Tuesday Kickoff: Goal-line technology nears EPL approval; Silva fit for PSG; and more

GoalLineTechnologyTestEvent (Getty)

By DAN KARELL

Though not a done deal yet, goal-line technology will likely be used next season on one of the biggest stages in world soccer.

The Premier League clubs will meet on Thursday to discuss, among other things, the use of goal-line technology starting next season. FIFA recently selected a German company to handle the technology at the upcoming Confederations Cup in Brazil.

The FA’s general secretary Alex Horne is confident that the Premier League clubs will approve of the technology, which is set to be installed in Wembley Stadium as well.

“There are occasions [when GLT is needed] and we’ve seen them here at Wembley, we’ve seen them in World Cups,” Horne told BBC Sport, “we’ve seen them 11 or 12 times in the Premier League this season alone.

“So technology that says ‘yes, the ball has crossed the line’ and lets the referee know makes an awful lot of sense to me.”

Hawk-Eye, the technology used in tennis instant-replays, and GoalRef, are the two systems that are likely to be used by the Premier League.

Here are some more stories to start your Tuesday:

THIAGO SILVA IN PSG SQUAD AGAINST BARCELONA

Paris Saint-Germain defender Thiago Silva has been included in the squad for their trip to Barcelona on Wednesday.

The Brazilian missed PSG’s 2-0 win over Rennes on Saturday after picking up a minor injury in the first leg against Barcelona last Tuesday. However, despite not playing at the weekend, PSG manager Carlo Ancelotti has brushed off concerns, saying that the injury wasn’t a big problem.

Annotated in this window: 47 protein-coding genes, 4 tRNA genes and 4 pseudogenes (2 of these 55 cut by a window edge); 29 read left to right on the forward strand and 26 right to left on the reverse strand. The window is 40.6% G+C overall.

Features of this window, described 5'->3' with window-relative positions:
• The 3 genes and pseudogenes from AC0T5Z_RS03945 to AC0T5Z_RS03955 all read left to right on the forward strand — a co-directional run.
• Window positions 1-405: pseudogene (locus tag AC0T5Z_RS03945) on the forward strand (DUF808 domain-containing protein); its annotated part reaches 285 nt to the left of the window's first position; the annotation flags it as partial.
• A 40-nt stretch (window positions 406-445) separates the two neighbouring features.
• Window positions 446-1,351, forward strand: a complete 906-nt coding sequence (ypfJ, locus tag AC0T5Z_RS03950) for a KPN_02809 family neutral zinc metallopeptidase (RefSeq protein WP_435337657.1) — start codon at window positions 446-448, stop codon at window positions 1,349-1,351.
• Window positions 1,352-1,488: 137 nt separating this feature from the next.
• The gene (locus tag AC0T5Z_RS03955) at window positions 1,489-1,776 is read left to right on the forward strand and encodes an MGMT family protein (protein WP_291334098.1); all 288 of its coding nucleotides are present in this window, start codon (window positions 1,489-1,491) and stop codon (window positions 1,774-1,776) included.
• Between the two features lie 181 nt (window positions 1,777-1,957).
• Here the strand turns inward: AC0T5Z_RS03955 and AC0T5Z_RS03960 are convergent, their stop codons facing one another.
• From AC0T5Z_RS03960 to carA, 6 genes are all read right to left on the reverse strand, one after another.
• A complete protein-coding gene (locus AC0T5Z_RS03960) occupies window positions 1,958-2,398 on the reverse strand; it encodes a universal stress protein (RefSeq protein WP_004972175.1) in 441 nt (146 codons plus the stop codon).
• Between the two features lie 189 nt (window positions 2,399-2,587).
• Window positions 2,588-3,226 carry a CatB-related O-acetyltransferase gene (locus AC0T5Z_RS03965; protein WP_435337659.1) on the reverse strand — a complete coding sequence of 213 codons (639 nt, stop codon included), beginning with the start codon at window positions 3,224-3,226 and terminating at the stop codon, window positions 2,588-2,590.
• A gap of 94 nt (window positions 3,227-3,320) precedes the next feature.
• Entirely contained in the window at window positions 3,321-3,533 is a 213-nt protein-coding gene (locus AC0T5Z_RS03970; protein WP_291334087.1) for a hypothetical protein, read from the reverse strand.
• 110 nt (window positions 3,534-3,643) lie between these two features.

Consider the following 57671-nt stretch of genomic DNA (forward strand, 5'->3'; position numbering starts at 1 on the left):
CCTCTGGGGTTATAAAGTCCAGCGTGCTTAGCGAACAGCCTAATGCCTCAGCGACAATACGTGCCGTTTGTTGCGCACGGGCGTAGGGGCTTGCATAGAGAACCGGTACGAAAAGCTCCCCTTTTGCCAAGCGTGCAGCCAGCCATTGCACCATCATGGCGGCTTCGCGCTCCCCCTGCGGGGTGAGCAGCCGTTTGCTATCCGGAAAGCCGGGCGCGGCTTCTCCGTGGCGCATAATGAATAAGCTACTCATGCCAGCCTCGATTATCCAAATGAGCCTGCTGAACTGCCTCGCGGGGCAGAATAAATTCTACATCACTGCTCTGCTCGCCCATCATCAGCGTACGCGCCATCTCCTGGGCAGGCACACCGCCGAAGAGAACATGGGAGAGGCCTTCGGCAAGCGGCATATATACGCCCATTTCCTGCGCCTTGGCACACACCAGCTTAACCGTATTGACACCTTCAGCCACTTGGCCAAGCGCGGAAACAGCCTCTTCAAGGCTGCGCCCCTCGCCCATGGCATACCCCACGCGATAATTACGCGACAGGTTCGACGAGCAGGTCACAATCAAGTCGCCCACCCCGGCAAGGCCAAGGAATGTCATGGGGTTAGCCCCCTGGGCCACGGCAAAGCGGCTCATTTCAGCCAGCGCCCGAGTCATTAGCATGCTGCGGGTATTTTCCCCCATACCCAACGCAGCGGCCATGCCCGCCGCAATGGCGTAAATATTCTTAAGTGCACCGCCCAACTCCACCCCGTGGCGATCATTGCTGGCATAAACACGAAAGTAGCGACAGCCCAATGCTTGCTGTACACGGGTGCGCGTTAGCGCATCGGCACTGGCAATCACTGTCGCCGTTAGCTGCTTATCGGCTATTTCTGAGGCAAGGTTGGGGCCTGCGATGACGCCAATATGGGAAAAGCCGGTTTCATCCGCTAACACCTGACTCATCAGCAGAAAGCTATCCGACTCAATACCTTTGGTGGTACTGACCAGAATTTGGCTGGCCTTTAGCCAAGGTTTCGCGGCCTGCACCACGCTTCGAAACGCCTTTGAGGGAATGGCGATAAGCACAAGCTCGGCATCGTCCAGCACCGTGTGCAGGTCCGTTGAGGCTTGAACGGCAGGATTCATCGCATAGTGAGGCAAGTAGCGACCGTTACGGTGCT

Silva is the most expensive transfer ever for a defender, costing PSG €42 million ($54,751,200) to bring him to the Parc des Princes from AC Milan last summer. The 28-year-old was superb in the first match against Barcelona, leading France legend Laurent Blanc to call Silva the “perfect defender.”

NEVILLE TO LEAVE EVERTON IN JUNE

Since moving to Everton in 2005, Phil Neville has been one of the constants in David Moyes’ squad, serving as club captain since 2007. Starting next season however, Moyes will have to find someone new to fill that role.

The 36-year-old Neville has announced that he will leave Everton at the end of the season, ending an eight year run at Goodison Park. Neville will be traveling with England U-21′s as an assistant manager at this summer’s UEFA U-21 Championship in Israel, but when he comes back, he’ll be looking for a new club.

The six-time Premier League winner isn’t ready to retire just yet, saying he wants to keep playing top-flight football as long as he can. Since his announcement on Tuesday, many stars in English soccer have wished Neville luck on Twitter, including Teddy Sheringham, Joleon Lescott, and his brother, Gary Neville.

QUICK KICKS

At least eight people were injured in violent actions between Roma’s ultras and Lazio’s ultras before their derby match on Tuesday. (REPORT)

Manchester City’s David Silva is a doubt for Saturday’s FA Cup semi-final against Chelsea after limping off on Monday’s win over Manchester United with a hamstring injury. (REPORT)

Bayern Munich have been fined €15,000 ($19,560) for fans lighting flares and smoke bombs at a number of the team’s away matches. (REPORT)

Honduras will take on Israel in a friendly match on June 2 at Citi Field in New York City. (REPORT)

Swansea City have announced profits of £16 million ($24.5 million) between May and November 2012. (REPORT)

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What do you make of these reports? Do you think it’s about time the Premier League installed goal-line technology? Do you see Thiago Silva starting in Barcelona? Do you believe Phil Neville can still play in the EPL?